“And it’s still going on,” she continued. “A lot of times you’ll see washing machine, dryers, TV sets, tires. You’d be surprised. So we monitor which holes have trash, and when a citizens group or a scout troop wants to do a volunteer project to support the refuge, we know where to point them.”

The National Key Deer Refuge was established in 1957 to protect and preserve Key deer and other wildlife resources in the Florida Keys. The refuge headquarters and visitors center are located on Big Pine Key, and the refuge encompasses 9,200 acres scattered among dozens of islands that include pine rockland forests, tropical hardwood hammocks, freshwater wetlands, salt marsh wetlands, and mangrove forests. These natural communities are critical habitat for hundreds of endemic and migratory species including 17 federally-listed species.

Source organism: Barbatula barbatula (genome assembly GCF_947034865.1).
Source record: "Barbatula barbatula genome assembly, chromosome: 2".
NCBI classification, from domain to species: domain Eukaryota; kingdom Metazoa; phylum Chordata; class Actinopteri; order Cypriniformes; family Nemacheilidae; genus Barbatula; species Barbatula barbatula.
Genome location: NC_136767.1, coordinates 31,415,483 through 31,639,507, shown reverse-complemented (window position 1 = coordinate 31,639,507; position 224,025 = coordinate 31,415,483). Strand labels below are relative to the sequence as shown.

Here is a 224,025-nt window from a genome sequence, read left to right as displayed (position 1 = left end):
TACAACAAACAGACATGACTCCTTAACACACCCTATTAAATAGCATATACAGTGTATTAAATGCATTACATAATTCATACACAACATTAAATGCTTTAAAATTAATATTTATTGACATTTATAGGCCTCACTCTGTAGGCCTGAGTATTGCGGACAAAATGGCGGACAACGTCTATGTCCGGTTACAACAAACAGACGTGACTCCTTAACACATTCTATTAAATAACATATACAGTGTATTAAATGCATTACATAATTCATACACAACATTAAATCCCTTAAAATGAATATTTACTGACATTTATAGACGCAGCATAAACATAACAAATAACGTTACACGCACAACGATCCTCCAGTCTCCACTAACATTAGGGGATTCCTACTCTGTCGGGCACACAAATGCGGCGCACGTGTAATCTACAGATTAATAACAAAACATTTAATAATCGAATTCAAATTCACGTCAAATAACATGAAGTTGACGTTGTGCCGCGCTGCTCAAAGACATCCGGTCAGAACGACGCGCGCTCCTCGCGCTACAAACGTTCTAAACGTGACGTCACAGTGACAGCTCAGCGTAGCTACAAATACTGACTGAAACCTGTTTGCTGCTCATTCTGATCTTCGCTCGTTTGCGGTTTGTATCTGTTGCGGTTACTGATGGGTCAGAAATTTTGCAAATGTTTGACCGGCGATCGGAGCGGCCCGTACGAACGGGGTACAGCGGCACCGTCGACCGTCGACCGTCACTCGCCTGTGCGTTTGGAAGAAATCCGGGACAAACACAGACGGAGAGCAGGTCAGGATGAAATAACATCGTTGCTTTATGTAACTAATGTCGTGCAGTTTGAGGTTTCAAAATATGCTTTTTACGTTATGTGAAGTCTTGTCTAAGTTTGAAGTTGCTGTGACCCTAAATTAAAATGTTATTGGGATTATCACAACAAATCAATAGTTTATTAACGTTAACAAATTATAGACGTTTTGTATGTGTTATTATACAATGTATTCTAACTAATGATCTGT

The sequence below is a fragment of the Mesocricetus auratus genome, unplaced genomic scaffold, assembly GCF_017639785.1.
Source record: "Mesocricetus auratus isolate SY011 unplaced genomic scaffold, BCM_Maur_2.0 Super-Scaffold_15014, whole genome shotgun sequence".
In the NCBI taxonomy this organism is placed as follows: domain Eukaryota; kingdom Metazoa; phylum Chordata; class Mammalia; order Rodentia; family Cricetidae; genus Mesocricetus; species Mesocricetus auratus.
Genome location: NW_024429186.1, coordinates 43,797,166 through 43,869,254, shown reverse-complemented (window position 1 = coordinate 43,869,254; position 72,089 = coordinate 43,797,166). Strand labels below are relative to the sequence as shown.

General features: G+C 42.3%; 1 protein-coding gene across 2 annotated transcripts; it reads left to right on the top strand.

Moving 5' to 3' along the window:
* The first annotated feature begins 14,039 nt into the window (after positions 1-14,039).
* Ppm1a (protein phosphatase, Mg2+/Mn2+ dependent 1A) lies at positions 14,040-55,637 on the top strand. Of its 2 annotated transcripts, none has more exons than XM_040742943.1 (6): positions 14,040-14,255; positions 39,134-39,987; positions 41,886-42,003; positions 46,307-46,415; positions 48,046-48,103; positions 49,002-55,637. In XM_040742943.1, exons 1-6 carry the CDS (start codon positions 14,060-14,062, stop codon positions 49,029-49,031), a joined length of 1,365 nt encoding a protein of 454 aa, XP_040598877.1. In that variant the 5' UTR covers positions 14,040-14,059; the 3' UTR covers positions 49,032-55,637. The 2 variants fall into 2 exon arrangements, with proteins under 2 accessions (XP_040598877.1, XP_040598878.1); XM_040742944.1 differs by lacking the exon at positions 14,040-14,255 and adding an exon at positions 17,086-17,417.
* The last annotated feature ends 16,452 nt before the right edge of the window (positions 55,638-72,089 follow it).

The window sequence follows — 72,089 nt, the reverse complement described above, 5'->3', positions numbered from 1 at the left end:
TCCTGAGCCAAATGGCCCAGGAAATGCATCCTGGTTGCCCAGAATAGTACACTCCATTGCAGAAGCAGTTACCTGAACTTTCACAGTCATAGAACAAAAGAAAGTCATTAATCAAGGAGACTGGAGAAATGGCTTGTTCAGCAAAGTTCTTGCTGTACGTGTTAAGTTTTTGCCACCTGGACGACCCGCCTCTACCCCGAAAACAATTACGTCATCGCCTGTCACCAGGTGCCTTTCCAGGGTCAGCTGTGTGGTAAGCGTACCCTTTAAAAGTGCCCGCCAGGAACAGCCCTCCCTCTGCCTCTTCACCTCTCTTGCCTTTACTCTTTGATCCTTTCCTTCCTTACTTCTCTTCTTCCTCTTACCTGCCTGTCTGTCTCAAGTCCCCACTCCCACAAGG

The Recovery Act provides $280 million for the U.S. Fish and Wildlife Service - which includes $115 million for construction, repair and energy efficiency retrofit projects at Service facilities, and $165 million for habitat restoration, deferred maintenance and capital improvement projects. Projects help create local jobs in the communities where they are located and around the United States, while stimulating long-term employment and economic opportunities for the American public. Recovery Act projects address long-standing priority needs identified by the Service through its capital planning process. The agency worked through a rigorous merit-based process to identify and prioritize investments meeting the criteria put forth in the Recovery Act: namely, that a project addresses the Department’s highest priority mission needs; generates the largest number of jobs in the shortest period of time; and creates lasting value for the American public.